All is not lost, however. The inventor, unconvinced because he is sure his invention works, challenges the rejection. The burden of establishing utility now shifts over to the inventor, who must provide additional evidence which will convince one ‘skilled in the art’ that the invention provides utility as claimed. The USPTO may offer guidance as to what sort of additional evidence is needed, but the burden of shifting the ‘preponderance of the evidence’ toward the claimed utility rests squarely on the inventor.
More fantastic inventions would naturally require stronger evidence to overcome contradictions with well-established physical law. It is likely that receiving a patent on a perpetual motion machine would require thorough testing of a working model. However, there is nothing in the patent law which prohibits issuing a patent for a perpetual motion machine.
Computer-related inventions also raise a number of questions. The Supreme Court has clearly decided that the mathematics of a computer algorithm cannot be patented. Further, a computer program in itself cannot be patented. However, once a computer program is recorded in a computer-readable format, it is considered a “computer element which defines structural and functional interrelationships between the computer program and the rest of the computer which permit the computer program’s functionality to be realized”, and can therefore be patented [Lowry, 32 F.3d at 1583-84, 32 USPQ2d at 1035].
In practice, if a computer program is claimed as the instructions for a computer-controlled process, the computer program may be patentable as part of a process claim. If a patent claim covers a computer containing a computer program which will instruct the computer to perform a useful function, the computer program may be patentable as part of a product claim. Thus, a word processing computer program in itself cannot be patented. However, a computer programmed with a word processing program can be patented and protected as part of a device for word processing. Similarly, a process to do word processing using a computer programmed with the word processing program can be patented, again providing protection for the word processing program.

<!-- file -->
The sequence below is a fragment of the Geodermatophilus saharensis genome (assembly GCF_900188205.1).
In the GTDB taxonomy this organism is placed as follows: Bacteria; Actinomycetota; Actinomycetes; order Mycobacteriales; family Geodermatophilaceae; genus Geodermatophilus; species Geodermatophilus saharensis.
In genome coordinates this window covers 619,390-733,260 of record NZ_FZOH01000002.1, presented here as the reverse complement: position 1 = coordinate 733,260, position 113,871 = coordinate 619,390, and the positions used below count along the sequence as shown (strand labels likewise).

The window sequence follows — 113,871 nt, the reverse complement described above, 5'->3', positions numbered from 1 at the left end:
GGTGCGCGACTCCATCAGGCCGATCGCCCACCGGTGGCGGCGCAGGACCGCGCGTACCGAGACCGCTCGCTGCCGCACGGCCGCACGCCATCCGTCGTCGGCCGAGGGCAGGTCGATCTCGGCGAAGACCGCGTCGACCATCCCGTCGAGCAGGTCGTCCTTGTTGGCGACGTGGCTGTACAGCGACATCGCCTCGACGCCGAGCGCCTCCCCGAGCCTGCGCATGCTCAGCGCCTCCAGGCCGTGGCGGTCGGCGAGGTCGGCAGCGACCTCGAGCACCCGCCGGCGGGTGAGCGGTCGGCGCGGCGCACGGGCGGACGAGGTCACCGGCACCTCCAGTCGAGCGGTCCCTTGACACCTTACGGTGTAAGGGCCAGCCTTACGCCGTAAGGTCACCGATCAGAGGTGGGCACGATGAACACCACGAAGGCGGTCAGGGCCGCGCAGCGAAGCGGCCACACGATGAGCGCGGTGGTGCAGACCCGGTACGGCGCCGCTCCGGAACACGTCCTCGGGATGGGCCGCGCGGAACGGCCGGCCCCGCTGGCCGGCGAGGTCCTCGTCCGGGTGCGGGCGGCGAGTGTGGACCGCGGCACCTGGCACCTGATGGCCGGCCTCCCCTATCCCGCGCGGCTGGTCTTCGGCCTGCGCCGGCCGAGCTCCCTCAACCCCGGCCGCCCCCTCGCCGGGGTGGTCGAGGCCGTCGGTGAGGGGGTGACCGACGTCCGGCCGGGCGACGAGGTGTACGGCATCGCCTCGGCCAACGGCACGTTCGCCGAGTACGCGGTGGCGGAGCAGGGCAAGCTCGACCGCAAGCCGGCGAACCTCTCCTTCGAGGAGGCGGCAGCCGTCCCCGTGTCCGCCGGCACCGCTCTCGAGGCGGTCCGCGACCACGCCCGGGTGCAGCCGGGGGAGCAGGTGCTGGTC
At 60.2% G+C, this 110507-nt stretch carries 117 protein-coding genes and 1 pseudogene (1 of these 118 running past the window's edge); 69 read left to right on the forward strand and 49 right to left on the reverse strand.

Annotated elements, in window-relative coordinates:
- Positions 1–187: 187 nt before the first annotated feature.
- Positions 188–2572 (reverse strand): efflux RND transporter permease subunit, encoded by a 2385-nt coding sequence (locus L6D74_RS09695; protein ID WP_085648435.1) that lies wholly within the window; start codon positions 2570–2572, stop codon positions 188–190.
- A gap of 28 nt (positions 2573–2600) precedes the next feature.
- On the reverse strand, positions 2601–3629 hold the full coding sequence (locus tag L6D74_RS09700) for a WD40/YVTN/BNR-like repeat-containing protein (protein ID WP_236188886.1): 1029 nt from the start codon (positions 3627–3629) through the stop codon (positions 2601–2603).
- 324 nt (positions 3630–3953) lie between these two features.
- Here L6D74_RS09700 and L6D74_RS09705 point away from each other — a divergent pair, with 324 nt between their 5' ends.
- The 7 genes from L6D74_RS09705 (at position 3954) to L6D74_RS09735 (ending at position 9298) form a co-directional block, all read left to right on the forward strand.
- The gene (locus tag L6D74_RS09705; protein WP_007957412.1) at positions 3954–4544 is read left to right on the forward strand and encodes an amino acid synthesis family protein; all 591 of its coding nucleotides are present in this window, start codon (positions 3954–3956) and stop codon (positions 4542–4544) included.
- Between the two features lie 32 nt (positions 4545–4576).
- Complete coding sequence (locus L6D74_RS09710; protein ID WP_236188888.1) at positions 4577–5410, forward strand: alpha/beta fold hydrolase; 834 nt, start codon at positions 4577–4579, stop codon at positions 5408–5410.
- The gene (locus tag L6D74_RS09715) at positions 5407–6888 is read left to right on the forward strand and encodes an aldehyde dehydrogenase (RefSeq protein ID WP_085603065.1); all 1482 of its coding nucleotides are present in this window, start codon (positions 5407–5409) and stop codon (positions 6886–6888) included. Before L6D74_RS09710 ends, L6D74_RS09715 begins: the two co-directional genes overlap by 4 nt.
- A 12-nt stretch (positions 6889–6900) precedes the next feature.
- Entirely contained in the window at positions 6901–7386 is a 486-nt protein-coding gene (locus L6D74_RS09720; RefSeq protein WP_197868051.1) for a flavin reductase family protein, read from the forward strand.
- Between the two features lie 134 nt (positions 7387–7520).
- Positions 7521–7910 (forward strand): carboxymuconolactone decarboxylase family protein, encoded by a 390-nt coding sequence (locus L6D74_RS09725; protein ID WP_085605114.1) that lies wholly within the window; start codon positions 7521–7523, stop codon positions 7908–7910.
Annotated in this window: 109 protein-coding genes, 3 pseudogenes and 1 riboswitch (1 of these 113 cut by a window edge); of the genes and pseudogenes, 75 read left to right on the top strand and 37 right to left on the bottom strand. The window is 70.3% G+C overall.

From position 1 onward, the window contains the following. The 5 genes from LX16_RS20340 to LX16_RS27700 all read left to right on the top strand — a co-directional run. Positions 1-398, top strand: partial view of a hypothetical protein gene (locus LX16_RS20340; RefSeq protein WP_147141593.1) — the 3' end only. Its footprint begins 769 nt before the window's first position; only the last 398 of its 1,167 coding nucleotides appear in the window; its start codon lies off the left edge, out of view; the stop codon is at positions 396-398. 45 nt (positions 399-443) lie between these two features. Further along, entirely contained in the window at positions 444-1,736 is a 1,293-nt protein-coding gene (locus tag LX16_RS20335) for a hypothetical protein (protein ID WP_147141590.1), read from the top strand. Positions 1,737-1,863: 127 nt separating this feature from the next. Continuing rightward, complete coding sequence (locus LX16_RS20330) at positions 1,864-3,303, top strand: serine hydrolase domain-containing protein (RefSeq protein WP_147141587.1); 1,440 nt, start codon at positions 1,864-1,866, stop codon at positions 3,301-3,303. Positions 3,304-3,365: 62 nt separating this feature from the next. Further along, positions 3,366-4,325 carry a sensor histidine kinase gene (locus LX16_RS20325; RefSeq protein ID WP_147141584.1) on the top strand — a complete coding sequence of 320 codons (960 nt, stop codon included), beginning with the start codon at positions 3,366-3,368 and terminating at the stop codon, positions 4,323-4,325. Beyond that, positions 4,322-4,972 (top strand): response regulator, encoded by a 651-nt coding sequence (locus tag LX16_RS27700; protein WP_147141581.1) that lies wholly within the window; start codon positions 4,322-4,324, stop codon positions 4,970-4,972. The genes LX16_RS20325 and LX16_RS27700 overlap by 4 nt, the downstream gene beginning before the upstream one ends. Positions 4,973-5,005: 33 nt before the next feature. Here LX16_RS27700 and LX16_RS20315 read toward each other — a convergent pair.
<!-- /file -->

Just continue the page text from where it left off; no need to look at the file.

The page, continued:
Computer-based methods also hold a central position in the current debate over the role of business method patents. Traditionally, it was held that business methods were unpatentable, under the argument that they did not represent technological inventions. However, as computer-based implementations of business methods became more common, the USPTO decided that they would no longer try to determine if a given invention was a business method, because the distinction between a business method and a technological invention was becoming blurry.
This line is still obscure, and a new case is before the Supreme Court, whose decision is hoped to clarify the situation. Since 1998, the case law declared that any business method that produced a ‘useful, concrete, and tangible result’ is potentially patentable. For example, the case involved in this decision turned on a new business method for establishing a price on assets held by a family of mutual funds. Since that time, avalanches of new business method patents have been issued.
The patenting of business methods is currently under attack in in Re Bilski, a case which is currently (November 2009) being decided by the Supreme Court. The lower courts found that, although business methods are potentially patentable, the ‘useful, concrete, and tangible’ test for patentability is not the correct test. Rather, they reintroduced a ‘machine or transformation’ test.